Why We Play Tennis

argueThanks to Bill Plummer for a reminder of some of “The Good, The Bad, and The Ugly” patterns of behavior on the tennis court. Here are just SOME of the Does and Don’ts…

We do NOT play to…

• Have our opponents disappear or be constantly late for the start of a match,
• Receive questionable line calls (from people with such reputations),
• Listen to loud post mortems after points,
• Or “how they beat you” after the match,
• Hear complaints about lobs or drop shots,
• Embarrass a weak opponent by being condescending,
• Watch your opponent lose their temper, curse, throw their racquet

But we DO play to…

• Enjoy the good shots you hit and,
• Praise the good ones your opponent hits,
• Treat every opponent with respect,
• Receive helpful tips from superior players,
• And give out the same with permission.

How about you… what is on YOUR do’s and don’ts list?

If you are not on my “new posting alert email list” and want to be (I promise, no other uses of your email address!), just drop me a note at George@seniortennisandfitness.com

11 thoughts on “Why We Play Tennis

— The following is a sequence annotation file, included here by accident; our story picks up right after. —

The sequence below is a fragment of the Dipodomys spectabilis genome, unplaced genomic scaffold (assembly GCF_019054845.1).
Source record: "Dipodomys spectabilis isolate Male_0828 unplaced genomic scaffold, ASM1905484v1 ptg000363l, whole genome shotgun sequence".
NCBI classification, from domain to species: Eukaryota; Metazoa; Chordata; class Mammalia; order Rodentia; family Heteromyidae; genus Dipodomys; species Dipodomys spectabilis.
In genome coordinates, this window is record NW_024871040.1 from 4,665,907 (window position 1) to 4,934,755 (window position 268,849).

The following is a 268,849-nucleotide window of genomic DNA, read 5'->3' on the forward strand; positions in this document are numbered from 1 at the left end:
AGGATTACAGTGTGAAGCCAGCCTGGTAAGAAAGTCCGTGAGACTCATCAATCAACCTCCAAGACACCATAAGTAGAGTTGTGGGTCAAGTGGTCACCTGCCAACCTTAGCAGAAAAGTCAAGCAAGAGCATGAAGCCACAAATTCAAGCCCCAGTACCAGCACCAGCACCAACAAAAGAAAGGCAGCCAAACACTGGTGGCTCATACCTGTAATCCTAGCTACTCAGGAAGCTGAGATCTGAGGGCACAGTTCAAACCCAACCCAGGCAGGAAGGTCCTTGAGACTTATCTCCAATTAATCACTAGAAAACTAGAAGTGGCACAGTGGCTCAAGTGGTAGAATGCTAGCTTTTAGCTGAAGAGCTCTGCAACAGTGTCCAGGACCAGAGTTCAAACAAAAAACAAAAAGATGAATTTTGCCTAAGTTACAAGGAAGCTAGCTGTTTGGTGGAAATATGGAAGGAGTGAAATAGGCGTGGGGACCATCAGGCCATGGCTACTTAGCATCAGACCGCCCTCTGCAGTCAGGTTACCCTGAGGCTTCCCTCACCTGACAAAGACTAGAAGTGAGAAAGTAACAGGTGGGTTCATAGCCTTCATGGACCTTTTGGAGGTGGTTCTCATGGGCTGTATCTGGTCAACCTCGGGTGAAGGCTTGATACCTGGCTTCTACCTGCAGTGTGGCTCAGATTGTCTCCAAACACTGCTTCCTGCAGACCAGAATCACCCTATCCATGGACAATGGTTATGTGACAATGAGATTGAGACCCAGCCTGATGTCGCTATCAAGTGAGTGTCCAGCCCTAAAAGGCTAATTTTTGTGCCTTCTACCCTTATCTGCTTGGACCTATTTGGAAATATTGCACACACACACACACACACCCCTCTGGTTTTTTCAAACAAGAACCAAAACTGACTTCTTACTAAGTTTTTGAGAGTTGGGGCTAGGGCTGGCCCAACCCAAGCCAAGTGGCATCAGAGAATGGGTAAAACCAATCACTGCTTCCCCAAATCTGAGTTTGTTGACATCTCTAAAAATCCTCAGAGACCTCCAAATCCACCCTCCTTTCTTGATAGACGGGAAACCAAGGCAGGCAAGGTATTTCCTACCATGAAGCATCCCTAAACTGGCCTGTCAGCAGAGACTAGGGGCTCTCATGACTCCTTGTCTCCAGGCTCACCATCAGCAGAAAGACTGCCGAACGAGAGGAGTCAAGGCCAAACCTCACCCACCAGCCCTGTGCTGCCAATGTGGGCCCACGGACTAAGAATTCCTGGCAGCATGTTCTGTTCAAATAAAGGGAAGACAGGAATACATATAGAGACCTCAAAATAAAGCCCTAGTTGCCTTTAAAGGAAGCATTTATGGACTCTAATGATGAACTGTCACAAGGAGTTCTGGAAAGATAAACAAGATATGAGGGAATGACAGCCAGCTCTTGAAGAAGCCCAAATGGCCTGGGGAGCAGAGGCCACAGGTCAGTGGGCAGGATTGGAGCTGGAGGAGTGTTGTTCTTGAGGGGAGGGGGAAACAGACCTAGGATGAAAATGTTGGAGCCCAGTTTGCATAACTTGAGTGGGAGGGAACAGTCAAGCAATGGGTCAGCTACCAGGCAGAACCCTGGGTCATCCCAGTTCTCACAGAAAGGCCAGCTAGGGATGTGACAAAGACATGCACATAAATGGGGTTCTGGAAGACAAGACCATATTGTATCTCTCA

1. The absolute worst example of bad tennis behavior that I ever saw happened years ago, when the USTA leagues were in their infancy. They were then called the Volvo league and I was a co-captain of a team. On this one occasion I was watching a very tight match between our second singles player and an opposing player when both players were questioning a lot of line calls. From my perspective, it did seem that the opposing player either had bad eyesight or was outright hooking our player. However, I cannot say that our player wasn’t calling the lines pretty tight himself, because he was. Anyway, as the match progressed, our player get louder and angrier with each questionable line call from the opposing guy. Still, the opposing player was not backing down. If anything, the more our player questioned his calls, the more “creative” he was getting in making bad calls. The problem was that our player was kind of a short, mouthy guy, and he didn’t have a lot of physical mass to back up his words, but he didn’t know how to just shut up, stop complaining and play tennis. On the other hand, the opposing player was a big bruiser of a guy who looked like a bouncer, and he had one of those short fuse tempers where you just know you don’t want to get him too mad because once it blows anything can happen. In addition, the opposing player, who also kind of looked and talked like Tony Soprano before there even was such a character, happened to be a detective in a nearby police department. In short, he was a very tough, take no crap kind of character. After about a set and a half of the two of them arguing over line calls, with our player getting more and more accusatory and the opposing player getting more and more belligerent in response, things reached the breaking point. On a changeover, the opposing player reached into his tennis bag and pulled out his service revolver which was in its holster. He then very conspicuously removed it from the holster, taking care not to point it at our guy (lest he be accused of outright assault I think) and laid it down on the ground right next to his tennis bag. Our guy asked him what he was doing. The big cop responded with something cryptic like, “None of your business. I just need something to motivate me to keep putting up with your crap.” With that, our player threw his racquet in his bag, collected his things and announced, “I quit. I am not going to play against a cheater who is now threatening to shoot me.” And he left the match. The opposing team argued they were entitled to a default, but we argued that it should be their player who got defaulted because pulling out a gun – no matter what was said to accompany it – does amount to a threat. The dispute could not be resolved between the teams, because needless to say neither team could find any precedent to point to in the tennis rules, but it turned out that both teams needed this one match to score a win because we were otherwise tied 2-2. Eventually, the whole thing got appealed up through the district to the USTA section, which ultimately ruled it was a “he said” situation since there had been no actual threat and the match should therefore be replayed from scratch on neutral territory, with USTA officials attending to keep things under control. But by then our guy refused to play, as he took the position that he never wanted to see the opposing player again. And so our team eventually had to default the match. I still cannot believe the whole thing happened, but I saw it with my own eyes and it did.